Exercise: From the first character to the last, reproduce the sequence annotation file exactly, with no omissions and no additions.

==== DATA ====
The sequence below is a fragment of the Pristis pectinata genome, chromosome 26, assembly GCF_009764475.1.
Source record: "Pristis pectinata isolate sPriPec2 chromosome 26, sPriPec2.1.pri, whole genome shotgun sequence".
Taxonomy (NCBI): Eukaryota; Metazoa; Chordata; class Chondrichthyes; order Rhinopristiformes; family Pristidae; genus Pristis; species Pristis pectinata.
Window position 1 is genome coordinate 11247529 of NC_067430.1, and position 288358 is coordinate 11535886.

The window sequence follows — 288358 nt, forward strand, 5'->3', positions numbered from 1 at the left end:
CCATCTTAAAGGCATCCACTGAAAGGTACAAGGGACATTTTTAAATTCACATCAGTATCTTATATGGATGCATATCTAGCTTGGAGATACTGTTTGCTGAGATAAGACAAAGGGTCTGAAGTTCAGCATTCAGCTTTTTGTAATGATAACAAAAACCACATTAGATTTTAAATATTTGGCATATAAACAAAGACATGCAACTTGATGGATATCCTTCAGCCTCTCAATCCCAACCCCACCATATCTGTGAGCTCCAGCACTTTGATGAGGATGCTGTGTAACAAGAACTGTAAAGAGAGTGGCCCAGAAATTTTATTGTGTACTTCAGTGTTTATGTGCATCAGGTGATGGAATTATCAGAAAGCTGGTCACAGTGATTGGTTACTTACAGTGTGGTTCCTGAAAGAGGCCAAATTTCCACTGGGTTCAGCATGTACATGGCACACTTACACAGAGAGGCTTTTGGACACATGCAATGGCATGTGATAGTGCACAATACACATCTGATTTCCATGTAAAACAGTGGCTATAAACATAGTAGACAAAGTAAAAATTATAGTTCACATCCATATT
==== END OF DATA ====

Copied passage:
The sequence below is a fragment of the Pristis pectinata genome, chromosome 26, assembly GCF_009764475.1.
Source record: "Pristis pectinata isolate sPriPec2 chromosome 26, sPriPec2.1.pri, whole genome shotgun sequence".
Taxonomy (NCBI): Eukaryota; Metazoa; Chordata; class Chondrichthyes; order Rhinopristiformes; family Pristidae; genus Pristis; species Pristis pectinata.
Window position 1 is genome coordinate 11247529 of NC_067430.1, and position 288358 is coordinate 11535886.

The window sequence follows — 288358 nt, forward strand, 5'->3', positions numbered from 1 at the left end:
CCATCTTAAAGGCATCCACTGAAAGGTACAAGGGACATTTTTAAATTCACATCAGTATCTTATATGGATGCATATCTAGCTTGGAGATACTGTTTGCTGAGATAAGACAAAGGGTCTGAAGTTCAGCATTCAGCTTTTTGTAATGATAACAAAAACCACATTAGATTTTAAATATTTGGCATATAAACAAAGACATGCAACTTGATGGATATCCTTCAGCCTCTCAATCCCAACCCCACCATATCTGTGAGCTCCAGCACTTTGATGAGGATGCTGTGTAACAAGAACTGTAAAGAGAGTGGCCCAGAAATTTTATTGTGTACTTCAGTGTTTATGTGCATCAGGTGATGGAATTATCAGAAAGCTGGTCACAGTGATTGGTTACTTACAGTGTGGTTCCTGAAAGAGGCCAAATTTCCACTGGGTTCAGCATGTACATGGCACACTTACACAGAGAGGCTTTTGGACACATGCAATGGCATGTGATAGTGCACAATACACATCTGATTTCCATGTAAAACAGTGGCTATAAACATAGTAGACAAAGTAAAAATTATAGTTCACATCCATATT